Recently, I played with my 3-year-old niece with a toy that I even had growing up, and it’s as great as it’s ever been. I remember when I started playing with the toy when I was closer to 8 or 10 years old. So to watch my niece play with it at such a young age was fascinating. This toy has been around for ages. It’s got a strong following with collectors, movie goers, theme park visitors, and more. That toy? Legos.
I want to take a moment and appreciate Legos. The company, The Lego Group, started manufacturing the plastic toys back in 1949. The company and its original form as wooden toys started in 1932 by Ole Kirk Christiansen. Per Brand Finance, Legos is the most powerful brand in the world today.
These simple interconnecting blocks and mini-figurines captivated my niece. I, in turn, was captivated watching her play with them. Here’s what I noticed:
  • Builds observant and analytical skills. My niece studied a flash card of a model dog to assemble. Perhaps I’m not giving her or young kids enough credit. But yet, it was amazing to watch her study the picture and search for the right pieces. She observed the shape, color, how they fit together, etc.
  • Cultivates creativity. My niece also assembled several ice cream cones stacked with various “flavors” and toppings. She was experimenting with different color schemes while role-playing an ice cream vendor. It was fun.
  • Motivated persistence. I wasn’t sure how my niece would react when the pieces didn’t quite fit together the first time. In fact, I was ready to jump in when they didn’t fit together immediately. I didn’t. Instead, she would pull the pieces away, observe the alignment, then try again. She would fidget with the pieces till they lined up perfectly and fit together.
  • Encourages bigger, more fascinating dreams. Lego pieces are, for the most part, simple and small. My niece knows she can assemble these small pieces and build something fascinating.

Few brands come to mind with such a powerful, meaningful effect on people from an early age. It’s amazing to see how Legos continue to evolve. They not only stay relevant, but they stay at the top of today’s culture.

That’s the dream, right? To build something so great and so influencing that impacts so many for so long…
I wanted to wait to publish this week’s post, so it coincided with Thanksgiving. It’s a proper time to give thanks to those around me. Also, it’s a good time to reflect/ appreciate experiences to shape my entrepreneurial journey.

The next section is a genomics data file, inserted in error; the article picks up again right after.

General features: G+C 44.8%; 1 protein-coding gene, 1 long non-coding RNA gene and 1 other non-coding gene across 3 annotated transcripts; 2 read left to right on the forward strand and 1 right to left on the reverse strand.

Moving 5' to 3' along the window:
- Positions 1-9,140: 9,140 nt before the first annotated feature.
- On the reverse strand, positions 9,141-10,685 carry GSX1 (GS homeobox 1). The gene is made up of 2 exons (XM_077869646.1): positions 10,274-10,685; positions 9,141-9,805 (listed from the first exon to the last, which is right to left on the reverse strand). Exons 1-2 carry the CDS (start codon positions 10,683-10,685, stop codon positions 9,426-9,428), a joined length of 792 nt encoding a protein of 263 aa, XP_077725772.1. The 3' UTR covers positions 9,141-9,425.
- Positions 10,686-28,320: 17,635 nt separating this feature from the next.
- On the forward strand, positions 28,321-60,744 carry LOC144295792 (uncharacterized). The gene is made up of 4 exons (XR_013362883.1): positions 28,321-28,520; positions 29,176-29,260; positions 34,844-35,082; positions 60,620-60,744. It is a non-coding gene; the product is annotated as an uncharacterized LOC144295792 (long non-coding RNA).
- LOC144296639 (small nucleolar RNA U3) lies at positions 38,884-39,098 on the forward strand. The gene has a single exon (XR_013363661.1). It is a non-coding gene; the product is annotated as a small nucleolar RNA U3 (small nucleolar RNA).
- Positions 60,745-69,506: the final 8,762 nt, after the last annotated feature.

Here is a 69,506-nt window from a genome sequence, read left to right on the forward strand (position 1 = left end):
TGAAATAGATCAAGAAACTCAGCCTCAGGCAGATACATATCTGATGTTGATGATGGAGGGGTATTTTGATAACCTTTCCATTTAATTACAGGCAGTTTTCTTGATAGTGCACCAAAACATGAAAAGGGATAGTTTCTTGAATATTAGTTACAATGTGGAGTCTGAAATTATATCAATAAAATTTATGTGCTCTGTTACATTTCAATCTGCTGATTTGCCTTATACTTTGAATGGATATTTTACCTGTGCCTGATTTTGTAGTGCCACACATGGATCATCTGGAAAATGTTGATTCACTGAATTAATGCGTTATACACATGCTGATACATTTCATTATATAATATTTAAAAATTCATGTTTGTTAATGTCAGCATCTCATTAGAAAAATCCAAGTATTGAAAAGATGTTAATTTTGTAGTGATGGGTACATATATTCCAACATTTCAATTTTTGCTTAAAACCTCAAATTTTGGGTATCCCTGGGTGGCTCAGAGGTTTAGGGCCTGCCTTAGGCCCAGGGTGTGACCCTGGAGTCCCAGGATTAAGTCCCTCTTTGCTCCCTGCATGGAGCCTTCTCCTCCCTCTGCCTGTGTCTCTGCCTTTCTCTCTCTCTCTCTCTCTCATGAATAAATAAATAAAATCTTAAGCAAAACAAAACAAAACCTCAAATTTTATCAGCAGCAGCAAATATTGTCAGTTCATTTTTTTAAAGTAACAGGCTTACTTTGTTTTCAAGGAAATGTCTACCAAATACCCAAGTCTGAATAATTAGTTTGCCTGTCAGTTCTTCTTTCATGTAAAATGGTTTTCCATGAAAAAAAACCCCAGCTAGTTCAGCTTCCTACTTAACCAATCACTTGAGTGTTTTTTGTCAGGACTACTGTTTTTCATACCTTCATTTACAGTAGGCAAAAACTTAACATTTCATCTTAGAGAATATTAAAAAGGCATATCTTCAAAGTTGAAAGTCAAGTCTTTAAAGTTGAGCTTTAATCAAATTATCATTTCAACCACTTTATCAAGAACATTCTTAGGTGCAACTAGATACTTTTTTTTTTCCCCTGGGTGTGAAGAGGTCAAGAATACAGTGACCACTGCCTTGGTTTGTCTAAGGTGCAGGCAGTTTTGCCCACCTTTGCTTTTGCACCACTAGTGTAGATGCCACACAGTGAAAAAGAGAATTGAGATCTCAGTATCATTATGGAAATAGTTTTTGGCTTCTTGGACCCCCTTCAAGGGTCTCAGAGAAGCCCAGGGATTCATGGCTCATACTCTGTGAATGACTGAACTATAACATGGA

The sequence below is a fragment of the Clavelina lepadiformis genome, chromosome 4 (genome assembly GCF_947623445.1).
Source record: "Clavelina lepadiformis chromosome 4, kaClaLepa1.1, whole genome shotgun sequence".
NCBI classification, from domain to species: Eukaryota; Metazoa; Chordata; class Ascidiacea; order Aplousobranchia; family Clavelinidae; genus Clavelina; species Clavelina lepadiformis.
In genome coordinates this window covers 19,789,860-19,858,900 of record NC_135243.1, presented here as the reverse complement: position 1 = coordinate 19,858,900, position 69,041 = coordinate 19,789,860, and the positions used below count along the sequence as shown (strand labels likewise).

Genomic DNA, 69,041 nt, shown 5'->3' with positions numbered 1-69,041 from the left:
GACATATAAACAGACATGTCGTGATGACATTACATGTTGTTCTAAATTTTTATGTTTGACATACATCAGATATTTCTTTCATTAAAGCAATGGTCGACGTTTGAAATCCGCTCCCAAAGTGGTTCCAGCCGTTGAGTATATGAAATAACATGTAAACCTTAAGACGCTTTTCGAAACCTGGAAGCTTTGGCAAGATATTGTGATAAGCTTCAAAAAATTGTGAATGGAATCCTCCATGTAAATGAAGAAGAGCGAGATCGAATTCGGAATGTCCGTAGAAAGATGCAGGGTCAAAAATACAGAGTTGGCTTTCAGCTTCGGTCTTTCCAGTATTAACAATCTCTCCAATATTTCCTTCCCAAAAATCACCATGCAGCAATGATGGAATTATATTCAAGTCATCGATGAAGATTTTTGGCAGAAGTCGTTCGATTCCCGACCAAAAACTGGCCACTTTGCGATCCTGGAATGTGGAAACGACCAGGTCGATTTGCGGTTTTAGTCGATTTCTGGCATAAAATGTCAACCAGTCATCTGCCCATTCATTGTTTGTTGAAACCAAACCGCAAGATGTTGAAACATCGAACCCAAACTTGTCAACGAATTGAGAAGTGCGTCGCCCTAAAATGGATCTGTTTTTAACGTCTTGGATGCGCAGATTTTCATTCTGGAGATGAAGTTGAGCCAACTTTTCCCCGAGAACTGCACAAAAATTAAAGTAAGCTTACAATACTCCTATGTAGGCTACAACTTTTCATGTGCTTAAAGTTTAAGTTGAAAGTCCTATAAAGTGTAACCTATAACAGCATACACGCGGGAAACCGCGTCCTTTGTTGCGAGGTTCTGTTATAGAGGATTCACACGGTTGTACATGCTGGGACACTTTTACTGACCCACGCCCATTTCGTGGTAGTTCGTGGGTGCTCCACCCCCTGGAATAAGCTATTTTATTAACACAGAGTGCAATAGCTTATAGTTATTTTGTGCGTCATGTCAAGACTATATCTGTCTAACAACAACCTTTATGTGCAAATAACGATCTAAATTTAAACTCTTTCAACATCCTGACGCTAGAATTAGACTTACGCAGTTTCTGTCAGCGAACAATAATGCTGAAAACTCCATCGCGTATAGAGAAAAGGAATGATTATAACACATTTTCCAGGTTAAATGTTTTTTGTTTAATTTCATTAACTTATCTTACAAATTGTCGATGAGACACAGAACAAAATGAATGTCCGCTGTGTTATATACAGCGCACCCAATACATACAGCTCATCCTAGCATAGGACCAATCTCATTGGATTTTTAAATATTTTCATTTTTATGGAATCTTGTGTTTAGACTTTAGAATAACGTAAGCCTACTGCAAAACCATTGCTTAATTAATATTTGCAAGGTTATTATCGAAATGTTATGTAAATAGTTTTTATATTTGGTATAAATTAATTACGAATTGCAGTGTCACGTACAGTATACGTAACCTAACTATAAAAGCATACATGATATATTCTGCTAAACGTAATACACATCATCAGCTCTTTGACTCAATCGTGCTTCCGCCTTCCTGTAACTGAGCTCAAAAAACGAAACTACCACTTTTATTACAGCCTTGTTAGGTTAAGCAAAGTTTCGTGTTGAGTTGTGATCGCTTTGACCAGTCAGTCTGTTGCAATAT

Since Thanksgiving last year, I’ve done many things:

Those seem pretty “professional-related”, but that’s also what has shaped much of my life. Accomplishing any of those has required the support of many others. Accomplishing any of those has also forced me to appreciate time alone and personal-growth. These have included:

  • Read six books with subjects ranging from sales to leadership to personal development.
  • Upped my yoga game, practicing at a legit yoga studio.
  • Maintained good strength and development in the gym.

So before I go into a reflective post best saved for the end of the year, my thanks:

  • My SalesWise team. Joined them at the beginning of this year, and we’ve been through a lot with our pivots. However, we’re getting some good traction now, and we’ve learned a lot. We’ve poured a lot of effort into the company. We’ve also had fun doing it. Meanwhile, the team has trusted me to do a lot. They’ve continued to put their faith in me to do right by them.
  • Infinity Yoga — that “legit yoga studio” I mentioned earlier.They were recently named one of the Best Small Business by Mindbody, and it’s easy to see why. The community at the studio is special. The culture cultivated by Becky (owner) and the other yoga teachers is amazing, and I’m proud to be a part of it. It’s why no matter how busy I get, I make time to end many weekdays at Infinity. Oh, and yes, the yoga teaching is top-notch.
  • Communities at Atlanta Tech Village and Starbucks. Atlanta Tech Village is a great place to connect with like-minded entrepreneurs. They’ve been there, done that, or are doing that. Starbucks, meanwhile, continues to broaden my circle of people from all walks of life. It may be a local Starbucks, but the people who walk in and out of the doors are anything but “local”.
  • My close friends. You know who you are. Many of you were editors for my book. Many of you have attended my speaking engagements to support me. Many of you “stop by” (via random texts, emails, etc.) to just say hello and see what’s happening. The little events are what make a big difference. Spending hours or minutes with people is great. But even a few seconds to say you’re thinking of me or have a question is precious.
  • My oh-so-many new friends. I’ve met so many people (beyond the Strangers) who continue to shape my day-to-day. I meet them at ATV, at Starbucks, etc. It’s an amazing feeling when you see these new and old friends. They always manage to bring a smile to my face no matter what. When they flash a smile, I can’t help but do the same. Smiles matter.
  • My family. Hard to say anything without my family, right? They’ve always been there to also pull me out of my work and alone time. My niece is growing so fast, that it’s been beautiful to watch.

Many more thanks to give, I’m sure, but that’s where I’ll start. Happy Thanksgiving!